When he came to Hope, Gonzáles’ career peripateticism would continue, albeit now in one place and still without ennui. After working in Upward Bound for five years, he was named the director of minority student affairs in 1984, then assistant dean of multicultural life in 1986, then assistant provost in 1990, onto associate provost in 2001, and to both associate provost and dean of international education and multicultural life in 2006. With every promotion and in each role, Gonzáles—sensitive, empathic, eager to listen and learn—was recognized for being that master ambassador that he is, both on and off campus.

“Alfredo’s personal story has inspired many students of color to survive and excel in college,” says Provost Emeritus Jacob E. Nyenhuis, “and his thoughtful encouragement of faculty and staff colleagues of color has enabled them to flourish in an environment that isn’t always as welcoming as it should be… He has also established many connections to leaders and scholars across the country and around the world, thereby advancing the interests and reputation of the college.”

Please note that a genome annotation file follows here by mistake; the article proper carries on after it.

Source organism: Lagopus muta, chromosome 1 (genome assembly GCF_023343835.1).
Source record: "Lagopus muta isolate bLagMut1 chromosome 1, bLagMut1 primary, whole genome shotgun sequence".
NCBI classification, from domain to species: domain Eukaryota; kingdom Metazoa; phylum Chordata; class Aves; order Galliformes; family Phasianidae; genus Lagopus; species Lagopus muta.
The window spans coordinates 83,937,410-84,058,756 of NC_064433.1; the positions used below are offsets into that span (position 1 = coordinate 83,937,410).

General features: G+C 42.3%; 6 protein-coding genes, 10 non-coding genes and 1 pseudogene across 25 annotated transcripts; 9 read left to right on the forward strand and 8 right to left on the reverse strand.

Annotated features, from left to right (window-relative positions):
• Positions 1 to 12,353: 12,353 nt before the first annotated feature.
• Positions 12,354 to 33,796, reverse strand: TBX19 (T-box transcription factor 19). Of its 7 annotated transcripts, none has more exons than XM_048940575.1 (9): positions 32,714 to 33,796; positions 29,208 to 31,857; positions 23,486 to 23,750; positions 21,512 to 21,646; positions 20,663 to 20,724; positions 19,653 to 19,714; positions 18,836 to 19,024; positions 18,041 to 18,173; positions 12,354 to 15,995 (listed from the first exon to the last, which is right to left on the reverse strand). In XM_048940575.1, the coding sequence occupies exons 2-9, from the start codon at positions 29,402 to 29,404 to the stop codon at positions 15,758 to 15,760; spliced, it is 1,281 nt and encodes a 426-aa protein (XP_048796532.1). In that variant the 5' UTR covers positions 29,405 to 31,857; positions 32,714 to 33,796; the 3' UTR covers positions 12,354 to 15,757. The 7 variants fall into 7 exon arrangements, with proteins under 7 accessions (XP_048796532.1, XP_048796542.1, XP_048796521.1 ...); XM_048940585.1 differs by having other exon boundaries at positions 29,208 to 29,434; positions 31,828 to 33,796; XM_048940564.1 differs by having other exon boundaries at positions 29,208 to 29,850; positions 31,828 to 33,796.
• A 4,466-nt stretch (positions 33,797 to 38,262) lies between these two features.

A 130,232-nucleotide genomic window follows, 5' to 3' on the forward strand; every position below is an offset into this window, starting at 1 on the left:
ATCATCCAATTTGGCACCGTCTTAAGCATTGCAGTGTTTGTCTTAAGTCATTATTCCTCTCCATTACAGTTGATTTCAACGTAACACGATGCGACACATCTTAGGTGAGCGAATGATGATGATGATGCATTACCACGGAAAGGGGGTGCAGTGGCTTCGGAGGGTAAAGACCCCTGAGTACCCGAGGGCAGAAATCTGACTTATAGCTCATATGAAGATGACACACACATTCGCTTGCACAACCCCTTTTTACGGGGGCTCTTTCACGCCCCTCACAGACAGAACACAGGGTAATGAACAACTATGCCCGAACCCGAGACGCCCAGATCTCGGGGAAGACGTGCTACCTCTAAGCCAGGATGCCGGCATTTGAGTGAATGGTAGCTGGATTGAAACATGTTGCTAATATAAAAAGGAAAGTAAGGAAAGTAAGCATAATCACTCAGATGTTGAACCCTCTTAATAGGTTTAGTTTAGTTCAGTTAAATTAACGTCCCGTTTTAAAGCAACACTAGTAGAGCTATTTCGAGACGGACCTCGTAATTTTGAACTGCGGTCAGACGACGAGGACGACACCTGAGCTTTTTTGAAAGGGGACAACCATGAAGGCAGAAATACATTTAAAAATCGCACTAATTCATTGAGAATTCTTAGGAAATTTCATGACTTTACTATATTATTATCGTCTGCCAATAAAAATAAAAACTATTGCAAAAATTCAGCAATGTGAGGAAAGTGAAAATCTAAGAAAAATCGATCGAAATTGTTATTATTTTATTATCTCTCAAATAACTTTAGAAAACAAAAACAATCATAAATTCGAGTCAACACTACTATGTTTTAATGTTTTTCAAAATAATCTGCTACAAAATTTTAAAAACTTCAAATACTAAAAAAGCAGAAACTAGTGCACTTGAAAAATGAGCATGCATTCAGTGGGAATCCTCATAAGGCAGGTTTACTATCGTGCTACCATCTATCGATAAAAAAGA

Gonzáles’ bright office in the Martha Miller Center, filled with domestic and international high-quality art, reflects both the buoyant and concerned spirit of a man whose life work has been to prioritize mutuality and a visible respect for differences. Chinese watercolor, Mexican oil painting, a Russian Orthodox icon, a Hope student original, and a black-and-white photo of MLK and LBJ together are displayed on his walls with great aesthetic care. So are numerous artistic gifts on his bookshelves, given to him by many former faculty and students alike. One—a carved wooden turtle—still has a note neatly tucked inside. “Thank you for all you have done for me. I would not be in higher education if it were not for people like you paving the way for me.” Signed Daisy Hernandez, Hope Class of 2013.